#4 The Goblin Shark 

The goblin shark is a mysterious deep sea creature that is the only survivor of a 125 million-year old family of sharks.  Some scientists refer to the goblin shark as a “living fossil” due to its long, flattened snout, protruding jaws and claw-like teeth. Goblin sharks weren’t discovered until the 19th century and due to the fact that they prefer to remain in the lower depths of the ocean, they are rarely seen.  Goblin sharks average between 3m and 4m long when mature, although they can grow much larger. In general, goblin sharks inhabit upper continental slopes, submarine canyons, and seamounts of the ocean and prefer to live in areas around 100m deep. Sadly, one goblin shark was removed from the ocean and taken to a Japanese aquarium a few years ago where it died shortly thereafter.  

 

#5 The Fangtooth 

Some scientists have compared the fangtooth fish’s appearance to that of a menacing pitbull with a heart of gold. Although it’s appearance is frightening, the truth is the the fangtooth is quite benign and harmless. The fangtooth has poor eyesight which means that most meals are by chance when it happens to bump into its prey. You wouldn’t know this by looking at the fangtooth’s teeth though! In fact, the fangtooth has the largest teeth of any fish in the ocean comparatively speaking. However, it is almost certain that you will never see a fangtooth for yourself in real life as they live 16,400 feet beneath the sea which is about the length of 55 consecutive American football fields. 

 

#6 The Flamingo Tongue Snail

The Flamingo tongue snail appears to have a vibrantly patterned shell, but it is in fact the mollusk’s living mantle tissue. You can find the flamingo tongue snail in the Atlantic and Caribbean waters where it feeds on toxic sea fans to no avail. Instead of being harmed by the toxic meal it consumes, the cunning snail absorbs their venom and transforms itself into a toxic creature itself. In the past, the flamingo tongue snail used to be a relatively common sight, but unfortunately its unique exterior has attracted attention from scuba divers who have taken the creatures back to dry land with them as a souvenir.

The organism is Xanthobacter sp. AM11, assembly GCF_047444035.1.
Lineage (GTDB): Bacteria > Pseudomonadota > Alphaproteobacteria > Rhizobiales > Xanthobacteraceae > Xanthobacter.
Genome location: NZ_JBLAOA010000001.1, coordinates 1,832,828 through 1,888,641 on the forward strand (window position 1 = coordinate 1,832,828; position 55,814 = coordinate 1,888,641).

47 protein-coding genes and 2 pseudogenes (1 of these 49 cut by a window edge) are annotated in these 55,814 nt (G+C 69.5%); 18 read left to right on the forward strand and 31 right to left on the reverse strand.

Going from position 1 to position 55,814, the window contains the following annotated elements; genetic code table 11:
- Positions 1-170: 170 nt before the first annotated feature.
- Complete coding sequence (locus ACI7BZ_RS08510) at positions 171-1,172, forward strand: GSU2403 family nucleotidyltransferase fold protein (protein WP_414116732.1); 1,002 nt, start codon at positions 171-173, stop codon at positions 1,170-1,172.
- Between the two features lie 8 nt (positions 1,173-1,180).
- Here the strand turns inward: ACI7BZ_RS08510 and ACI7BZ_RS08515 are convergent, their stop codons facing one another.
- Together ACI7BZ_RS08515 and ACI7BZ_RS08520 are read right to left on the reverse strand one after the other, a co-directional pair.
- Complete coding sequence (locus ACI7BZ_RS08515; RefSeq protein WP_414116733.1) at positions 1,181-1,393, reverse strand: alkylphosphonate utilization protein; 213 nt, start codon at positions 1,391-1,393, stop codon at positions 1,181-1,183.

#7 The Sea Cucumber

Last, but not least, the sea cucumber is our number 7 real life deep sea monster. Interestingly enough, the sea cucumber only has the same mental capacity as the cucumbers we eat in our salads. The lack of a true brain or sensory organs make the sea cucumber’s continued existence somewhat of a mystery. However, these echinoderms are vital part of the oceanic ecosystem as they breaks down detritus and recycle any and all nutrients that come its way. In addition, the sea cucumber is incredibly flexible due to its collagen levels. That way, they can  quickly wedge themselves into a tiny crevice to escape a predator, and then its collagen will loosen so that it effectively liquefies in order to mold itself into its hiding spot. A vulgar characteristic is that sea cucumbers are capable of contracting their muscles and expelling some of their internal organs out through their anus in order to ward off predators. Not the most pleasant way to get away from your prey, but it does the trick as the sea cucumber can grow back their internal organs as well.

 

We hope you enjoyed this list of 7 real life deep sea monsters. Which one did you find most terrifying?